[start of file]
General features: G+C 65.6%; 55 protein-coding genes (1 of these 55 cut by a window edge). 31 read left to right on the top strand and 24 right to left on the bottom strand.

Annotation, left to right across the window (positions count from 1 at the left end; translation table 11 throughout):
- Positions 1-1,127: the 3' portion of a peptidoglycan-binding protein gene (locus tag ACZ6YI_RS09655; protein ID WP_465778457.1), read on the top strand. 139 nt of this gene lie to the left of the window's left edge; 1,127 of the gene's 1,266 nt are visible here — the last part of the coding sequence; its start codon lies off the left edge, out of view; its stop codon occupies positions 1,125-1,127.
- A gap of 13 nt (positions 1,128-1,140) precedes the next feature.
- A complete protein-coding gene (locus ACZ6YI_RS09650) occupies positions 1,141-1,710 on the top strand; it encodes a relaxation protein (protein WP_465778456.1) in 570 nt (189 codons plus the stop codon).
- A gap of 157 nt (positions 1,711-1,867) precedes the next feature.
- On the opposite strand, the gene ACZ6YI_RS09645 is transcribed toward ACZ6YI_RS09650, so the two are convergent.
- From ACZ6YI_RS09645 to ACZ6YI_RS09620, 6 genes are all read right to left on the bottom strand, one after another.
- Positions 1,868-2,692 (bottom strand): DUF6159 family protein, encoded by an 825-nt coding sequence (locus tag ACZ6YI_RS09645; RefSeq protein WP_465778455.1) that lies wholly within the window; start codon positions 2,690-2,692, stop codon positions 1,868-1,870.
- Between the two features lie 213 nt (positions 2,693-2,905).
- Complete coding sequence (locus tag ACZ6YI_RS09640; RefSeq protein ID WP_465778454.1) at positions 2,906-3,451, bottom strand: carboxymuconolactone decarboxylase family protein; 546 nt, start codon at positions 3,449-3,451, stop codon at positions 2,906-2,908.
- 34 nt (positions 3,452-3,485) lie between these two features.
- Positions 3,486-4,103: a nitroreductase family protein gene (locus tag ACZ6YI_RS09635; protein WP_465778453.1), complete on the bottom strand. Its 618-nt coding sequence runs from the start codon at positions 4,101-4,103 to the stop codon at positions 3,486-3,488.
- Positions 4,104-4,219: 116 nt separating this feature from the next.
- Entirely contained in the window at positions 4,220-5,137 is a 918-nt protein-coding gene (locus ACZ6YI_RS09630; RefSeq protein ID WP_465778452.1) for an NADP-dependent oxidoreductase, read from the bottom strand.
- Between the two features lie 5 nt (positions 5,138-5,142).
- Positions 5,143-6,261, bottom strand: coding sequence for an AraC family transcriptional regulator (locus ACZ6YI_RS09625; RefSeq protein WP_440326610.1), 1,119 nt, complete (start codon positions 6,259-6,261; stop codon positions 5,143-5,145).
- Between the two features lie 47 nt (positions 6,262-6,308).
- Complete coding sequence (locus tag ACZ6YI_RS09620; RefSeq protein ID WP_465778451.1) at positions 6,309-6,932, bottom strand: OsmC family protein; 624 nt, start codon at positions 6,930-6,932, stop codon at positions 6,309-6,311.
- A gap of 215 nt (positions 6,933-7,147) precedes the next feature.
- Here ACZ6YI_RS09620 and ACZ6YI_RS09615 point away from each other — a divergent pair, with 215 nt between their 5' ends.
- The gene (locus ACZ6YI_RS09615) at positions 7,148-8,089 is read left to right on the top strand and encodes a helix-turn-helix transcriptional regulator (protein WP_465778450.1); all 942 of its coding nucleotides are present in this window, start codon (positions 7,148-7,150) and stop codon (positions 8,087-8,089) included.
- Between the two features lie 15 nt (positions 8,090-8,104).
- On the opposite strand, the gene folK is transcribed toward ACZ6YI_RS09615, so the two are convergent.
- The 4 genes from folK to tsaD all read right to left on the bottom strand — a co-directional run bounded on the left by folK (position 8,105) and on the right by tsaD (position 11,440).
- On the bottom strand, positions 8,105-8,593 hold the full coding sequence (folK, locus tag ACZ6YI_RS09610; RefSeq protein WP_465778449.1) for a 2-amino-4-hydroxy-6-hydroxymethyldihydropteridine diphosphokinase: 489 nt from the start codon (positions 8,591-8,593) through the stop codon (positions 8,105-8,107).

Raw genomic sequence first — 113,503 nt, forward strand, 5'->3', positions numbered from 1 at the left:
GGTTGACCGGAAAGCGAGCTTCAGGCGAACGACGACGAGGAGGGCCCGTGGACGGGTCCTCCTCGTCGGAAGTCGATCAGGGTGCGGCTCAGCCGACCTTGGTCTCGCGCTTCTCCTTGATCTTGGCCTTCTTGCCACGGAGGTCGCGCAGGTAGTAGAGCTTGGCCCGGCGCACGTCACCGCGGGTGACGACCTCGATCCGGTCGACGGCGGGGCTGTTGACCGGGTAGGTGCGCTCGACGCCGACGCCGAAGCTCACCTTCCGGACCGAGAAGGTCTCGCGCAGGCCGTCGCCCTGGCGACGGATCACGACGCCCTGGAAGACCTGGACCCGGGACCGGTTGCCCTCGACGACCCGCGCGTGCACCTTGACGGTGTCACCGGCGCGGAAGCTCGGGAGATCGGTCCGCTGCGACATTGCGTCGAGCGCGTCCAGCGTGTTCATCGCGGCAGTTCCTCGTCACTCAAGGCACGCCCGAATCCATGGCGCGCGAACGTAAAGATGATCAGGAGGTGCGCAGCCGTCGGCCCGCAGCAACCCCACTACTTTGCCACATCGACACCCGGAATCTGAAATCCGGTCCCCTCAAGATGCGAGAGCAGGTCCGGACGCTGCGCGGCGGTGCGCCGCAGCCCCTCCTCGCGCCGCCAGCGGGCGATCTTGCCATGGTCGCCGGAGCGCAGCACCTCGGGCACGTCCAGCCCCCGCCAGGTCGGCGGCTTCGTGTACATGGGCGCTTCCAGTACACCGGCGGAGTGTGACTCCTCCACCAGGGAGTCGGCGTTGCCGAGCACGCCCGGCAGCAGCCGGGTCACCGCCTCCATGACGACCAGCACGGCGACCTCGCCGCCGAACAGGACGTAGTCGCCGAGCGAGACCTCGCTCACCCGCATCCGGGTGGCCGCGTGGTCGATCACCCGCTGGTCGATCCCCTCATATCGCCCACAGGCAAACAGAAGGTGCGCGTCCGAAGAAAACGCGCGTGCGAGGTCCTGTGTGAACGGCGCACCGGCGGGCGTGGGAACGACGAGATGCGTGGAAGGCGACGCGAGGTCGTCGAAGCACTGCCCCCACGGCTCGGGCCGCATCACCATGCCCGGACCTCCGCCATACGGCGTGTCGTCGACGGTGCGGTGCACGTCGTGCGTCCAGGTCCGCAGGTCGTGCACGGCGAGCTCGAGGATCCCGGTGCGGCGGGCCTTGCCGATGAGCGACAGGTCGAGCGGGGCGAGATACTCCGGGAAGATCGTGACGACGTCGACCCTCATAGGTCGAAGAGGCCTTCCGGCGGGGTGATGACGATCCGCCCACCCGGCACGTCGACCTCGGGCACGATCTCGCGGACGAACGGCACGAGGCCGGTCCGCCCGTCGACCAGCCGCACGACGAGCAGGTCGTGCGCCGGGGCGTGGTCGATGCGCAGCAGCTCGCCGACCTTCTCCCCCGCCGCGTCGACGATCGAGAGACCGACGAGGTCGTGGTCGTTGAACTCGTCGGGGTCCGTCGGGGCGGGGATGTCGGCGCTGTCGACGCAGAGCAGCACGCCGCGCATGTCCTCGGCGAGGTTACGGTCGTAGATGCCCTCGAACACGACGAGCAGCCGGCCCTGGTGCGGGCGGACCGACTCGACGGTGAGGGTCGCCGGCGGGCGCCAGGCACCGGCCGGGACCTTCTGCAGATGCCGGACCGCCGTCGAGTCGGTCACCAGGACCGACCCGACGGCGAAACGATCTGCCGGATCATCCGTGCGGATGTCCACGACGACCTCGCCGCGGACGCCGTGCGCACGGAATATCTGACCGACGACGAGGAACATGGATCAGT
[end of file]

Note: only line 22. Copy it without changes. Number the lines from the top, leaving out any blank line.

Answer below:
- The gene (locus ACZ6YI_RS09615) at positions 7,148-8,089 is read left to right on the top strand and encodes a helix-turn-helix transcriptional regulator (protein WP_465778450.1); all 942 of its coding nucleotides are present in this window, start codon (positions 7,148-7,150) and stop codon (positions 8,087-8,089) included.